Sex cases' reality is too little, too much

The Baltimore Sun

OK, I've had enough.

Read the criminal complaint (hint: skip to page 26 for the goods on Client 9).

Tried to come up with my own tabloid headline (failed, unless you count: "Silly habit, tricks are for Spitz").

Flipped through the Emperors Club VIP catalog of offerings (sample: Marina, award-winning ballerina turned pianist who plays "the best of Bach" turned career woman who "advances via her precision with numbers").

Listened to the song by Kristen AKA Ashley, call girl AKA aspiring singer, on her MySpace page (advice: Don't give up your night job).

But now, New York's "luv guv" scandal has just about run its course for me -- jumped the shark, gone from engrossing to just gross, hilarious to banal in record time, thanks to the Internet and the refresh button.

Maybe it was inevitable, as any spectacle, whether it's Brit or Spitz, cycles through and eventually the sideshow fades and you realize the harsh reality of it all -- as in Eliot Spitzer's case, a horribly betrayed family and a shattered political career.

Or maybe it was hearing of another prostitution case in Maryland, unfolding at the same time but in a much less riotous way. By one of those twists of the calendar, on the day -- Monday -- that Client 9, Kristen, $4,300 sex, Room 871 and all the other deliciously awful details of Spitzer's downfall were entering the lexicon, a pay-for-sex case in Maryland was also heading toward resolution.

In court documents, this prostitute is known as C.H.H. Surely, she never saw the inside of a room as posh as the ones at the Mayflower, or had her picture and diamond-rating posted on a Web site for the perusal of a pampered clientele. Her going rate topped out at $30 for 15 minutes -- which might explain why a typical workday included 25 or more customers.

And, saddest of all, C.H.H. was 14 years old when, as the document puts it, "she began her employment."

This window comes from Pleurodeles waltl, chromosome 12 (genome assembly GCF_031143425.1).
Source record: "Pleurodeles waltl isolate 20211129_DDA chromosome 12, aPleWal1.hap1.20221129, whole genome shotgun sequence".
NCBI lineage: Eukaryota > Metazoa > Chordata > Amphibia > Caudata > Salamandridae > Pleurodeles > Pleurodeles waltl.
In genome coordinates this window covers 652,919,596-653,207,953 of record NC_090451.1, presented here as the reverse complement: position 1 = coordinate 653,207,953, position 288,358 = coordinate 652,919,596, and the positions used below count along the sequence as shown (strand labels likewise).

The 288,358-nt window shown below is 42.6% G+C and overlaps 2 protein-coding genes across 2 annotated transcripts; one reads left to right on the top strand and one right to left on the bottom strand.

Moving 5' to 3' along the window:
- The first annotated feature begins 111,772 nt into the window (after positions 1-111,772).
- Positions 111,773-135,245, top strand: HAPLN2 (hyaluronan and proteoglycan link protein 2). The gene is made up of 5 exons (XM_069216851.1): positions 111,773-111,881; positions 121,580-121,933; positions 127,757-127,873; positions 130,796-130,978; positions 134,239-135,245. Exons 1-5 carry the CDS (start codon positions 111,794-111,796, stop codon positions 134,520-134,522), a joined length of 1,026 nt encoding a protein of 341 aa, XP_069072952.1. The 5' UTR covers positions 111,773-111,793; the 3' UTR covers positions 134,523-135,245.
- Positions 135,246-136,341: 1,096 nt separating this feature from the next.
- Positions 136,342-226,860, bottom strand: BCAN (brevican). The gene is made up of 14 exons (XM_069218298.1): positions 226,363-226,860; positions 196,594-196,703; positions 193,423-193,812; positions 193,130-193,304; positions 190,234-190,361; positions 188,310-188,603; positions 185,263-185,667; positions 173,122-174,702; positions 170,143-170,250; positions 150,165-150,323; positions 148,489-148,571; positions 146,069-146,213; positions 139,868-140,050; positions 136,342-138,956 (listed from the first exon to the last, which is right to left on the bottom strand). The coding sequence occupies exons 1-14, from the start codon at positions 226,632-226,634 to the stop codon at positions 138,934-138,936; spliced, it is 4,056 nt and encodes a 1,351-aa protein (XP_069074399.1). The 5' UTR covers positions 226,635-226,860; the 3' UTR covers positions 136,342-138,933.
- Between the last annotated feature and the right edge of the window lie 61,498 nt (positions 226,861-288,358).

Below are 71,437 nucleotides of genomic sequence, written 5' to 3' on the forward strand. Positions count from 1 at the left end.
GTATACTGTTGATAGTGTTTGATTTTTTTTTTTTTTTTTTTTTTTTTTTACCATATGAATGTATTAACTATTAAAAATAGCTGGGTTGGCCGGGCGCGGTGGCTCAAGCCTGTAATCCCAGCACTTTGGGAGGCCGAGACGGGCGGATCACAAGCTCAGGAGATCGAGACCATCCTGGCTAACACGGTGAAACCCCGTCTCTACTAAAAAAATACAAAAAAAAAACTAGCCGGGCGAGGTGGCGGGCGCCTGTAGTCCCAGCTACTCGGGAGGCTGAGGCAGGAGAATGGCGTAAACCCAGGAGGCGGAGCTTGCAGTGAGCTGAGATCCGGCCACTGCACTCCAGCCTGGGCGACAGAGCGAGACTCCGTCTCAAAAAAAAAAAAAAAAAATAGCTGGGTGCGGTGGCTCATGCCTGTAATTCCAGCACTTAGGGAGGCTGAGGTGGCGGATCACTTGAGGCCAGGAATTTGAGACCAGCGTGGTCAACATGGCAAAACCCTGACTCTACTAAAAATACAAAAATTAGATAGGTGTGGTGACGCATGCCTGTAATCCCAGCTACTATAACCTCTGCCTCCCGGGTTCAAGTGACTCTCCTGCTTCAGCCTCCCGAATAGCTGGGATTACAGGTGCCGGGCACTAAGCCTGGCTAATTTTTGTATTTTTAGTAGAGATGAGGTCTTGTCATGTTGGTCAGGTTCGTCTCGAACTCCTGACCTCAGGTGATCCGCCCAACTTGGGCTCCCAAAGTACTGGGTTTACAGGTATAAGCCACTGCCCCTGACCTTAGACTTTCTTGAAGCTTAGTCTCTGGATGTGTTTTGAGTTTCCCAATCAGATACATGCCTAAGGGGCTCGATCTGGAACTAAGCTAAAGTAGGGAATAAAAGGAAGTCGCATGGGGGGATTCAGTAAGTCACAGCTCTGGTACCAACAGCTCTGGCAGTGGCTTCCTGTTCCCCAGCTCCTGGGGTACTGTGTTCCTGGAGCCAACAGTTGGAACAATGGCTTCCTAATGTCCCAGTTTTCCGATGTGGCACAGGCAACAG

On Monday, Javier Miguel Ramirez, 35, of Hyattsville pleaded guilty to sex trafficking for transporting C.H.H. to customers in Maryland and Virginia. He will be sentenced in June. Part of the reason federal authorities became involved in her case, said James A. Dinkins, who heads the U.S. Immigration and Customs Enforcement office in Baltimore, is that crossing of state lines -- a violation of the once again famous Mann Act that may also be leveled against Spitzer since his paid-for partner traveled from New York to Washington for their Feb. 13 assignation at the Mayflower.

Without the scandalous trappings of the Spitzer case, though, the conviction of C.H.H.'s pimp drew little public notice --The Sun ran five paragraphs on its Web site; last year, The Washington Post mentioned Ramirez' arrest in a story about human trafficking. Maryland's U.S. attorney, Rod J. Rosenstein, said the lack of attention can only keep such crimes further hidden.

"There aren't many cases prosecuted because we're not getting the reports," Rosenstein said. Often, because the victims are young or illegal -- or both, as in the case of C.H.H. -- they're unable to or fearful of going to authorities, he said, but they shouldn't be because they will be rescued regardless of their immigrant status. Human trafficking is more common than you might think -- Dinkins said ICE arrested 164 people for the offense last year, winning 91 convictions.

C.H.H.'s case may be particularly horrifying and, no doubt, hardly the typical for prostitution case -- but then, I suspect neither is Kristen's. Or, rather Ashley Alexandra Dupre, Kristen's actual name, or at least the one she's uses for the singing career she hoped to achieve by moving to New York.

Whatever her name, she seems familiar, the latest emissary from the supposedly glamorous world of high-priced call girls. You've seen her before, whether she's calling herself the Mayflower Madam (for the WASP-bearing ship, not the hotel), or in the movies, in the guise of Julia Roberts in Pretty Woman.

I go back and forth on the question of whether prostitution should be legalized, and whether it is a victimless crime. It's a C.H.H. versus Kristen thing. With the latter, it seems so much clearer: Man with too much money and not enough sense wants to toss $80,000 at a bunch of hookers and screw up his entire life? Go for it, guy.

Even if it is hardly a victimless crime -- I can't get the haunted face of his wife, hauled out for not one but two public spectacles, out of my head -- could you ever come up with enough laws to prevent jerks from behaving like jerks? Is Kristen asking to be rescued? No, and no. At this level, it seems a marketplace thing -- the supply meeting the demand, willingly on both ends, when someone with that kind of pocket change wants to buy into whatever fantasy the Emperors Club is selling.

And it seems indeed to be a total fantasy. Each Emperor Club lady, its Web site promises is "a gorgeous woman of kindred caliber," whatever that means. The page for "Kristen" that has been circulating describes her as an international swimsuit model but -- quelle surprise -- she turns out to be a 22-year-old wannabe singer from the Jersey shore, a self-proclaimed survivor of a broken home and abuse.

Not quite C.H.H., but hardly the fantasy that "Kristen" was trying for either.

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